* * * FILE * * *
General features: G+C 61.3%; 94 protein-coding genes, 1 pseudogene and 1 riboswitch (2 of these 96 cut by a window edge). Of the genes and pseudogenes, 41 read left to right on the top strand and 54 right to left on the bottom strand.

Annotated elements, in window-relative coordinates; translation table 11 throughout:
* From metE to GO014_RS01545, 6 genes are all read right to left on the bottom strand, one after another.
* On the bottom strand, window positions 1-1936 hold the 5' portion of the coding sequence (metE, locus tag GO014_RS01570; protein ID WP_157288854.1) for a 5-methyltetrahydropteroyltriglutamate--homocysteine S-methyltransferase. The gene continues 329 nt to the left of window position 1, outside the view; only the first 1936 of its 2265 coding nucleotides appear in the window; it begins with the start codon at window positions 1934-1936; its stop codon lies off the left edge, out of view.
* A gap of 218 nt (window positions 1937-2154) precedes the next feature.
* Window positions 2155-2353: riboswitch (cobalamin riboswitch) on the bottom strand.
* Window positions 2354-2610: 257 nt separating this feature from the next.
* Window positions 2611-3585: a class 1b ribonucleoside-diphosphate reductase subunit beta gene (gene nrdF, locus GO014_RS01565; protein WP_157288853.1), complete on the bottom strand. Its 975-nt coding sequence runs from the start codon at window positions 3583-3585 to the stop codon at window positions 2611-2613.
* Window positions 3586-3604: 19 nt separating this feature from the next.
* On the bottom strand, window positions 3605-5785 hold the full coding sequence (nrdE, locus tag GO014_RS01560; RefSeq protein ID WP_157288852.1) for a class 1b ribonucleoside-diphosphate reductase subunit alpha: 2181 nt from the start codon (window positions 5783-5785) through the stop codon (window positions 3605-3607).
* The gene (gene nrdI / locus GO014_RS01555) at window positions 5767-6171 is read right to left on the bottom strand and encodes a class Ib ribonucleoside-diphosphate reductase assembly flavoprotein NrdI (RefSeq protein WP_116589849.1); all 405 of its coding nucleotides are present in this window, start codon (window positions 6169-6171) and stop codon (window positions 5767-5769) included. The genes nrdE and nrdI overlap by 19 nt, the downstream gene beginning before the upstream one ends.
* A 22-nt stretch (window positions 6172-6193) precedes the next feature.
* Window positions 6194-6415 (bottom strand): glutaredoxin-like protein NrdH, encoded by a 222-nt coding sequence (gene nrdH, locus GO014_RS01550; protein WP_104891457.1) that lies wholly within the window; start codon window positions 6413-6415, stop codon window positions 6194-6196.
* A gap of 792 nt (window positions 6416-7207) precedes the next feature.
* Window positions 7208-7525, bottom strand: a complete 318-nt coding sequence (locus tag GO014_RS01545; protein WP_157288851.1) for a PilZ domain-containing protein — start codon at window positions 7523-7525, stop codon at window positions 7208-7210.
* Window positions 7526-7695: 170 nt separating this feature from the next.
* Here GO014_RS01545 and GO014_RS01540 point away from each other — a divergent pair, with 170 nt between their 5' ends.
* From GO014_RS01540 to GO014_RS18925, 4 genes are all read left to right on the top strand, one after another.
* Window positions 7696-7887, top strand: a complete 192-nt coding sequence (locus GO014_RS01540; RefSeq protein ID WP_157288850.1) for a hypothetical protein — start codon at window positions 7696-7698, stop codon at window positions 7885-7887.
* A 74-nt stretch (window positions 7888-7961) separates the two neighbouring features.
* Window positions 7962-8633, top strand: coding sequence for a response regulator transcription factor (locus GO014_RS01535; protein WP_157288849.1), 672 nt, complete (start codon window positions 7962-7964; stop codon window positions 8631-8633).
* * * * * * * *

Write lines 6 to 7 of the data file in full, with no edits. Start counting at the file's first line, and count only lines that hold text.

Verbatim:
* Window positions 2155-2353: riboswitch (cobalamin riboswitch) on the bottom strand.
* Window positions 2354-2610: 257 nt separating this feature from the next.